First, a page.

The servers are located in four caves, radiating from the centre of the bunker.
Building work on the bunker began in 1943, and the shelter was extended during the Cold War to become a civil defence bunker stocked with provisions and emergency vehicles.
The site's other claim to fame is hosting two servers for the Wikileaks whistleblower website.
Datacentres could be destined to leave dry land if search giant Google has its way.
In 2008, Google floated the idea of putting datacentres on platforms that would sit three to seven miles offshore, and won a patent for the idea in 2009.
Potential advantages range from the availability of wind and wave power and seawater cooling, to the absence of property taxes and building regulations.
Google envisions that the datacentres would be modular and constructed on land inside standard shipping containers before being hauled via truck to ships and then unloaded onto floating pontoons.
Time to go deep underground for this next datacentre, into the caverns of a disused mine.
The datacentre is situated 100 metres underground in a coal mine in the Chubu region of Honshu, Japan's main island.
When complete, the facility will total 30 shipping containers, each holding about 250 servers and with about 10,000 processor cores available, although that number could be expanded to 30,000.
Cooling is provided by groundwater and the 15C temperature underground dispenses with the need for air conditioning outside the containers.
The datacentre was set up in 2007 by a joint venture made up of Sun, now owned by Oracle, and 11 other companies.
The group estimates that it could save $9m a year on electricity costs by removing the need for water coolers.
The containers are strong enough to withstand earthquakes of 6.7 on the Richter scale.
The picture above is not of the mine used for the Sun datacentre, but a coal mine tunnel in Pennsylvania.
If you are looking for a secure place to store information, then inside a mountain seems a safe bet.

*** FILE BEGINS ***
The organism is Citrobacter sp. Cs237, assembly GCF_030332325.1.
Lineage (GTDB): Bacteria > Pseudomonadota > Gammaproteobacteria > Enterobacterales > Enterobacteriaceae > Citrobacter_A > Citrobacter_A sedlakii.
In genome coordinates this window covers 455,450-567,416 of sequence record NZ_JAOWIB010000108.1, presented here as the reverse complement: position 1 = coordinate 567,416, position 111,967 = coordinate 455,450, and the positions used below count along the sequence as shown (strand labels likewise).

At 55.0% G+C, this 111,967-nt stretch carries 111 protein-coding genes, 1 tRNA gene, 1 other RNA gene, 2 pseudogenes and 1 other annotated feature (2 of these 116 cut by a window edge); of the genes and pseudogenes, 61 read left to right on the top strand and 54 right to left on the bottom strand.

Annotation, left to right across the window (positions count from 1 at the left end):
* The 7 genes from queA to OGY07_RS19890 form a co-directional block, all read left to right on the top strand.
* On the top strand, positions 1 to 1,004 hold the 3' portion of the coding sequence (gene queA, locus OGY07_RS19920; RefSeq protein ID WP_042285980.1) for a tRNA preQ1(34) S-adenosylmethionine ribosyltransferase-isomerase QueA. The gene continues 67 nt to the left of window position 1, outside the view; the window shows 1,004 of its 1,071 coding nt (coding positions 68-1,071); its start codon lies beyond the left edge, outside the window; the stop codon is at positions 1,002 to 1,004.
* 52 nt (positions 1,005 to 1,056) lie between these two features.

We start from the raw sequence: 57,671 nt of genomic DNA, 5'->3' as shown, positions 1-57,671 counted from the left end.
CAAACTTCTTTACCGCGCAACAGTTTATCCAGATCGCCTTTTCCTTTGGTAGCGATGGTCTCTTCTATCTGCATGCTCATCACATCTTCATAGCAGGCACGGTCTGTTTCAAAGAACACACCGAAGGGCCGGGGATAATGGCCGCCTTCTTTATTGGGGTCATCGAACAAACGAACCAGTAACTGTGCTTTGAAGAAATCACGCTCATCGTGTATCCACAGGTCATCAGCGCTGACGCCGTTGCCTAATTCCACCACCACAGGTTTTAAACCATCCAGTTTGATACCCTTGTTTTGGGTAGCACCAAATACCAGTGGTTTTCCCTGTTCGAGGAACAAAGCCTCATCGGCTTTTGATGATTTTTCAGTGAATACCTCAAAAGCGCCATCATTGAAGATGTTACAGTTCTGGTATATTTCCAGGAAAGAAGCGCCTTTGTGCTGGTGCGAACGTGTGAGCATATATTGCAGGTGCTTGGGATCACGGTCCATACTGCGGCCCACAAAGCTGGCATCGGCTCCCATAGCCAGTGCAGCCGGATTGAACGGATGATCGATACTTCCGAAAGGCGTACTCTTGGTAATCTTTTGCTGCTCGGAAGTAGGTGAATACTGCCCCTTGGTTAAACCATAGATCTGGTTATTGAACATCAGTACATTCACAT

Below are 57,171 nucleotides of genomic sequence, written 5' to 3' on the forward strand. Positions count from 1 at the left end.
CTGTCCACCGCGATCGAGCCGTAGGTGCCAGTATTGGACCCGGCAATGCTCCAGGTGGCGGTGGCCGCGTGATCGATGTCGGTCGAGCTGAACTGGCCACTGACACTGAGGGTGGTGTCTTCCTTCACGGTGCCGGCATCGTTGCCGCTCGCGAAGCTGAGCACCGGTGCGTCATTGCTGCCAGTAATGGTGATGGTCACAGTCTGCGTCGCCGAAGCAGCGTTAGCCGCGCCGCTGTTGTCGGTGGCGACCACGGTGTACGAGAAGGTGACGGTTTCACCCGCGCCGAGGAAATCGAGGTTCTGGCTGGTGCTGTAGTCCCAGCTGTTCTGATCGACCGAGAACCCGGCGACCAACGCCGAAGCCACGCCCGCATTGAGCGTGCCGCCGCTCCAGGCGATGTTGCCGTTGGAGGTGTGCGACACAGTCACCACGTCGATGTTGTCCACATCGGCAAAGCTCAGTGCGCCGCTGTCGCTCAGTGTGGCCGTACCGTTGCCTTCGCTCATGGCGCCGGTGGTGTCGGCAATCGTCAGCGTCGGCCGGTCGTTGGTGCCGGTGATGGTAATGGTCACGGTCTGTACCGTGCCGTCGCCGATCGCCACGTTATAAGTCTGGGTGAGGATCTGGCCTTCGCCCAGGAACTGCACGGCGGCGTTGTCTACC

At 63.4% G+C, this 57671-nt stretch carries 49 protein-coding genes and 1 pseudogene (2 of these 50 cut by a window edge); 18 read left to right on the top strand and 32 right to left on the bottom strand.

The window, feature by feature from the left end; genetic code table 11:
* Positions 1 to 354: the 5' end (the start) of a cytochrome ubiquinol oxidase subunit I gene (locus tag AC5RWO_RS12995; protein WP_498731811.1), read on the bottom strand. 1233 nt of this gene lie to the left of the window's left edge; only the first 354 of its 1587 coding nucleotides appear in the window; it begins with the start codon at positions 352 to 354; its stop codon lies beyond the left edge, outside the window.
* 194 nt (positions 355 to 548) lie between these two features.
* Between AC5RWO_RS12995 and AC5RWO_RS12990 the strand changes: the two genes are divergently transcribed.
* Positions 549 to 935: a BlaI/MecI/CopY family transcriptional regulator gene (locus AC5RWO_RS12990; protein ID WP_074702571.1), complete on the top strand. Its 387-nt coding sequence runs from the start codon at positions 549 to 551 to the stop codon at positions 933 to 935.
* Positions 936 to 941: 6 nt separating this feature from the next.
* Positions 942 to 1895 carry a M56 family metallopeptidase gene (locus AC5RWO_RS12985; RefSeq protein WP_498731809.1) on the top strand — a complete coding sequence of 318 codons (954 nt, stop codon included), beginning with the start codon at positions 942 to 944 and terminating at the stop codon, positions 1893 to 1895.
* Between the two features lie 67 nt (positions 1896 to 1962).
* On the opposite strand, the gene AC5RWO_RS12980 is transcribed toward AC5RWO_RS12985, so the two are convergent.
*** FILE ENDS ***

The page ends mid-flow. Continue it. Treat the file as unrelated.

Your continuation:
The Mountain Complex and Data Center offers three million square feet of space inside a mountain situated more than 100 feet above the top of the Table Rock Dam in the Ozark mountains of central US.
Inside the mountain there is a further 75 acres of undeveloped space, as seen here.
The facility's owners say the site is "nearly impervious" to catastrophes. Tornadoes blow over the site, floodwaters can't reach it and a "direct attack could not substantially harm The Mountain".
Beneath this Orthodox Christian cathedral in Helsinki is a datacentre designed to pipe heat to nearby homes.
The datacentre is located in a former WWII bunker carved into the rock below Uspenski Cathedral.
Heat from the hundreds of computer servers in the datacentre is captured and transferred to water-filled pipes and then used to heat homes in the Finnish capital.
The amount of heat transferred should be enough to heat about 500 homes.
The energy usage of the datacentre, used by IT services firm Academica, is designed to be half that of a typical datacentre.
This facility combines a datacentre with an arboretum that is used to grow plants to study climate change.
The Condorcet datacentre in Paris, France is designed to be energy efficient and uses waste energy to heat the arboretum.
Compared with a standard datacentre, Condorcet should reduce power consumption by 28 million kWh, which equates to 2,500 tonnes of CO2 per year.
The arboretum is designed to create climatic conditions similar to those predicted for France by 2050.